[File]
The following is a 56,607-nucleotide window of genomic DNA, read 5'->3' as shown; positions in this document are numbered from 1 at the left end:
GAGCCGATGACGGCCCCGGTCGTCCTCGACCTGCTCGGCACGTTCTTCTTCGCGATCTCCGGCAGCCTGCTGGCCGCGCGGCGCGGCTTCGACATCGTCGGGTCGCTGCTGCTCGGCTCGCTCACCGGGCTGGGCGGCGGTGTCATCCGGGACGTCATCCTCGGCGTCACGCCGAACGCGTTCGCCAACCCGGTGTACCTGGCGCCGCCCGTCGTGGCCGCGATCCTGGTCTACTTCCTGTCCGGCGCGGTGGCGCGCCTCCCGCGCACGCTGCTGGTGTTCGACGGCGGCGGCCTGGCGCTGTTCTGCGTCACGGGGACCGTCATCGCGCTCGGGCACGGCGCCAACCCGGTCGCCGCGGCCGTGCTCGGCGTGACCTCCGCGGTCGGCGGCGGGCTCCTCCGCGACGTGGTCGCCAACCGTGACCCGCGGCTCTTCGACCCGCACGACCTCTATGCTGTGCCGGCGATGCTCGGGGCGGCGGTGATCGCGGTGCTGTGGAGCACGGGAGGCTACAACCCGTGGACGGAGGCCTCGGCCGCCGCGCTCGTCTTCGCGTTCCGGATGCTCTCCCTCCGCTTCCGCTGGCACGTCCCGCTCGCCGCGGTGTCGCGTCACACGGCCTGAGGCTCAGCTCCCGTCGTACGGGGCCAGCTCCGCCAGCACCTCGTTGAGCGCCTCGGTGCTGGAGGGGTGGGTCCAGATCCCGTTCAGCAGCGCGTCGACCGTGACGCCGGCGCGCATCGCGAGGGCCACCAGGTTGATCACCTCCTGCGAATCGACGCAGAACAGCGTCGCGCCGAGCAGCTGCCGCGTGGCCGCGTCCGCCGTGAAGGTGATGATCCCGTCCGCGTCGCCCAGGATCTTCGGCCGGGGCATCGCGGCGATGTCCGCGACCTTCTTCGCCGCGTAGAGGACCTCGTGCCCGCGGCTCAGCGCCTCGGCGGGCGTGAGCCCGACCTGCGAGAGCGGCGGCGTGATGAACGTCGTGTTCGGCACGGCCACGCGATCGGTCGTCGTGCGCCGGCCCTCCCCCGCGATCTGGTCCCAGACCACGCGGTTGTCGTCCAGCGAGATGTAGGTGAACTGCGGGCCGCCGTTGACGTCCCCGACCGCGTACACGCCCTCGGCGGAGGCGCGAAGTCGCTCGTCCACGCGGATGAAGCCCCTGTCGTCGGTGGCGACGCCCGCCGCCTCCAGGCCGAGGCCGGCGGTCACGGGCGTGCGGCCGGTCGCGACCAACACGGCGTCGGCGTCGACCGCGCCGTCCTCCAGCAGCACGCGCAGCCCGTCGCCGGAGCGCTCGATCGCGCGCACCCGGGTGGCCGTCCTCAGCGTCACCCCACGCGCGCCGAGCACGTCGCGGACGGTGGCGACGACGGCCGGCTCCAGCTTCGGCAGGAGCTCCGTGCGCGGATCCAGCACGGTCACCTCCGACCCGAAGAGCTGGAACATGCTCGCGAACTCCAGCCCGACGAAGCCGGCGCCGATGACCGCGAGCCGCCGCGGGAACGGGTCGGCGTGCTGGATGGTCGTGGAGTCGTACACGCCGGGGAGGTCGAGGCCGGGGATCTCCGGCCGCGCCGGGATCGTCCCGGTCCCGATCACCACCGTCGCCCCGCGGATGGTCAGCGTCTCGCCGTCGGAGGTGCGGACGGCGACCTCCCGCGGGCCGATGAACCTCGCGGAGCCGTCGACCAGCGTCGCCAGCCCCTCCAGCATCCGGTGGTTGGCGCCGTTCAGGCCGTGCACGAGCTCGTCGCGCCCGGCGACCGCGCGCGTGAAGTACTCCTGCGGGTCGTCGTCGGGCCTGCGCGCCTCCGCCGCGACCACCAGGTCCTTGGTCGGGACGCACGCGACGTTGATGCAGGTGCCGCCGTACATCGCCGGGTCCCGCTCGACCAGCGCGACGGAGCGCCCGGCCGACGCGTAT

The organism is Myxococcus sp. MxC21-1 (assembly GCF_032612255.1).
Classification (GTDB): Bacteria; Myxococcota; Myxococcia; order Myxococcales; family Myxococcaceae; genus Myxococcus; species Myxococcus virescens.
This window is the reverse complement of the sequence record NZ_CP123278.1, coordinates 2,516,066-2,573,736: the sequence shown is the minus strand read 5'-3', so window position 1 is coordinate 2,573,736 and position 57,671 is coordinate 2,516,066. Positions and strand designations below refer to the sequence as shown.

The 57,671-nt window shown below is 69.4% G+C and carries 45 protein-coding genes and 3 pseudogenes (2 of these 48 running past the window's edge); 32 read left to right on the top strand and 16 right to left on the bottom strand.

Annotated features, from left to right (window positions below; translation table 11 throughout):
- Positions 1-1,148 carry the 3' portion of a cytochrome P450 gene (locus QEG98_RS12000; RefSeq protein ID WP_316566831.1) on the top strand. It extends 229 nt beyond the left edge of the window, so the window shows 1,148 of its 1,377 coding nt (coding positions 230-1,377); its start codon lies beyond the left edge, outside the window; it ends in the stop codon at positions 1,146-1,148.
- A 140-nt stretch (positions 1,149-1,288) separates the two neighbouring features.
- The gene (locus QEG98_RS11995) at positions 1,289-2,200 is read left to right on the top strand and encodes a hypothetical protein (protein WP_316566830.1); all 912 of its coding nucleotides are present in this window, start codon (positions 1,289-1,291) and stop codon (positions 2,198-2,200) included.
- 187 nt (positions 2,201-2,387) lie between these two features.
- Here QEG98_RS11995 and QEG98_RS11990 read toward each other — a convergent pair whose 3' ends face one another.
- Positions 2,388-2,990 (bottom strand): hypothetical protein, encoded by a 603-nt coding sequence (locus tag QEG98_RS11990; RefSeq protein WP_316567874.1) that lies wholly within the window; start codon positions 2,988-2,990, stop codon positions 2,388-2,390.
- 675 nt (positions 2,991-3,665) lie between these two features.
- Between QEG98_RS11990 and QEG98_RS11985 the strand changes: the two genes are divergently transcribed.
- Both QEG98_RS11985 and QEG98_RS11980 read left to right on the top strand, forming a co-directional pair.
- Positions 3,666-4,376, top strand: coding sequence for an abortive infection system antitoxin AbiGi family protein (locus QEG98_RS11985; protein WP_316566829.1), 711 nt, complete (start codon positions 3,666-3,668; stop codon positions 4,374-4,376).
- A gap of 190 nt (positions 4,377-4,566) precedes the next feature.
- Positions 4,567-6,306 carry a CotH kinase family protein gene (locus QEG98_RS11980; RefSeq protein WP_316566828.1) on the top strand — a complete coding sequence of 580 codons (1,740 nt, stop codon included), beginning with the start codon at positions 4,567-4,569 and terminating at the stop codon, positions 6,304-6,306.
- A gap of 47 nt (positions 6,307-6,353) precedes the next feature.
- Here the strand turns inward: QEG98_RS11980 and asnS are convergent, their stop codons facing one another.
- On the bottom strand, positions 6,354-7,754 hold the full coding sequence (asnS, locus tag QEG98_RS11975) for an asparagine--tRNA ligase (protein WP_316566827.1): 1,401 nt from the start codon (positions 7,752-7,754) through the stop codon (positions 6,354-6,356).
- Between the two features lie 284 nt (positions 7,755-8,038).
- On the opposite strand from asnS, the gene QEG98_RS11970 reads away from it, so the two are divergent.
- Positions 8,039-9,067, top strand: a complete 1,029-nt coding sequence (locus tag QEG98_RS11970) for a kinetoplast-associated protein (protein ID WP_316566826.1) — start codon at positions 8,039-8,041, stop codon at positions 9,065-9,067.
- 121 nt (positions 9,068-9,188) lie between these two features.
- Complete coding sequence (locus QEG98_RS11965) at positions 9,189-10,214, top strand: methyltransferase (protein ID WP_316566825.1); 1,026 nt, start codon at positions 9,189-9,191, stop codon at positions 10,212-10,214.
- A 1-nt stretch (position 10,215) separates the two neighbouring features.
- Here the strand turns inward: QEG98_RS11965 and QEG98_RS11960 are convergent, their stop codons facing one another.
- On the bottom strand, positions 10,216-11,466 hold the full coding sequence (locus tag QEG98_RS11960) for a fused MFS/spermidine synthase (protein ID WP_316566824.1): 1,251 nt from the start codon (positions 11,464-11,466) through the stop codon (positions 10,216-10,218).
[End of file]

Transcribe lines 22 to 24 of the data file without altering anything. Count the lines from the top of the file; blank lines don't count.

- On the bottom strand, positions 6,354-7,754 hold the full coding sequence (asnS, locus tag QEG98_RS11975) for an asparagine--tRNA ligase (protein WP_316566827.1): 1,401 nt from the start codon (positions 7,752-7,754) through the stop codon (positions 6,354-6,356).
- Between the two features lie 284 nt (positions 7,755-8,038).
- On the opposite strand from asnS, the gene QEG98_RS11970 reads away from it, so the two are divergent.